But can I say, as much as I don't want to know the health content of this dish, it was worth EVERY single calorie. You know those dishes that make you go "mmmmm" from the first bite to the last?? This is absolutely one of those dishes. Along with my potato dish, another one of my newest favs.
Caramelized onion and cauliflower tart, from Smitten Kitchen
1 pound of cauliflower cut into 1-inch flowerets
3 1/2 tablespoons olive oil
1 tablespoon truffle oil or a few pinches of truffle salt (optional, see notes below) (Note: I didn't have this so didn't use it)
1 refrigerated pie crust or a homemade tart shell (recipe below)
1 large onion, halved lenghtwise and thinly sliced
1 tablespoon Dijon mustard (I used 1/4 TBSP)
2 large eggs
1 (~8 ounce) container mascarpone cheese
1/2 cup whipping cream (although any low- or full-fat milk or light cream will work as well) (Note: I used 2% milk)
1/4 teaspoon ground pepper
Pinch of ground nutmeg
1 cup grated Gruyère cheese (Swiss or Comté are great swaps)
1/3 cup Parmesan cheese
Position rack in center of oven and preheat oven to 425°F. Toss cauliflower with 2 tablespoons olive oil in large bowl. Spread on rimmed baking sheet, sprinkle with salt and pepper and roast 15 minutes before turning florets over and roasting until brown and tender, another 10-15 minutes. Cool cauliflower then chop into slightly smaller florets. Drizzle with truffle oil or sprinkle with truffle salt, if using. (See notes below about these ingredients.) Reduce oven temperature to 350°F.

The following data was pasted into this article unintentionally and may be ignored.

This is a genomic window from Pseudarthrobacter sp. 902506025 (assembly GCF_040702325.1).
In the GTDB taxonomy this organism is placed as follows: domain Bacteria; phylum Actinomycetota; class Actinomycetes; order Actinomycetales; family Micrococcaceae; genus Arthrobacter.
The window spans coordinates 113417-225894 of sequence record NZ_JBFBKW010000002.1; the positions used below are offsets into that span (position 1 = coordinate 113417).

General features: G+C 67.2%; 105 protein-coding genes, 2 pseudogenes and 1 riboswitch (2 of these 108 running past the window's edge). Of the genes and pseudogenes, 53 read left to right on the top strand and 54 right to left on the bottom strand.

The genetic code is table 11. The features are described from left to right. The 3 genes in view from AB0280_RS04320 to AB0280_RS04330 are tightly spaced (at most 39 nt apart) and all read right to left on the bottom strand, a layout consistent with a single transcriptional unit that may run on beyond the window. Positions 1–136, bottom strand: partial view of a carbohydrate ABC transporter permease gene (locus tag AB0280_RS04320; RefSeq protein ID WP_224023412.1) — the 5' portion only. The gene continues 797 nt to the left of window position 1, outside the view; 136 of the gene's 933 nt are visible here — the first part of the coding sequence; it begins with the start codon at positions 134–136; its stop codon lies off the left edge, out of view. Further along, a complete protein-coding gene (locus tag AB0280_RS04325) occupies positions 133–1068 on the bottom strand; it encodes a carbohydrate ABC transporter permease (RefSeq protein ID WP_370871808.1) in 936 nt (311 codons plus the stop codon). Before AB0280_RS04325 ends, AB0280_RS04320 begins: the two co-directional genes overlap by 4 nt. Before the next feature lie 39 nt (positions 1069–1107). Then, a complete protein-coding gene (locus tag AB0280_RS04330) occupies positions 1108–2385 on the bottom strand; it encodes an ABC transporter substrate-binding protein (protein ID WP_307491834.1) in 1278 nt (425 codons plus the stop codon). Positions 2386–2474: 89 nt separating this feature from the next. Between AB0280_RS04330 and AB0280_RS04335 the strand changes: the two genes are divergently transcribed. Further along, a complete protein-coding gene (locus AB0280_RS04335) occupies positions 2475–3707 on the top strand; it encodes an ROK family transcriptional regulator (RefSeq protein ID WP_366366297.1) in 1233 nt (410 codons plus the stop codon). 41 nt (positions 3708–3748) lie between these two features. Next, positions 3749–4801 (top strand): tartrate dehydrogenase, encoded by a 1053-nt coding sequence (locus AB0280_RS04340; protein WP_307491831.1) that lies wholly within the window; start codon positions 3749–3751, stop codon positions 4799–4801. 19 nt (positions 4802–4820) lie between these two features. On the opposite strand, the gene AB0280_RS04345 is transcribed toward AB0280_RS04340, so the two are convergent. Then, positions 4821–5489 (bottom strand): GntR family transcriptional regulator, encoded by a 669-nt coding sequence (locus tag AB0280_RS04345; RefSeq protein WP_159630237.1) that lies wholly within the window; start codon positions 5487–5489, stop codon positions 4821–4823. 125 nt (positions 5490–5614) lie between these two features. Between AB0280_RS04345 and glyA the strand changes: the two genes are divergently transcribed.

If using store bought pie crust, press it onto the bottom and up the sides of a 9-inch diameter tart pan with removable bottom. Line crust with foil, fill with pie weights and bake 20 minutes. Remove foil and weights then bake until crust is golden, about 5 additionally minutes. Press crust back with the back of a fork if bubbles form. Cool crust and maintain oven temperature.
[When using the homemade tart crust (recipe below), it does not need to be par-baked. It is thin and rather dry so it bakes up pretty crisp. Store bought pie doughs are a little bit softer, so the par-baking keeps it from getting soggy.] Note: I'd suggest trying another savory tart recipe since I had so many issues with this one. But I'll include the recipe below if you're interested.
Heat remaining 1 1/2 tablespoon olive oil in a heavy large skillet over medium-low heat. Add onion, sprinkle with salt and pepper and cook until onion is a deep golden brown, stirring occasionally. This will take ~30-40 minutes. Cool slightly.
Use a knife or brush to spread the bottom and sides of crust with mustard. Spread onion over crust. Arrange cauliflower over the onion. Set the tart on a rimmed baking sheet (to protect against leaks). Whisk eggs, mascarpone, cream and pepper in a medium bowl. Stir in Gruyère. Pour mixture over filling in tart pan, sprinkle with Parmesan. Bake until tart is golden and center is set, about 40 minutes. Transfer to rack and cool 15 minutes before serving.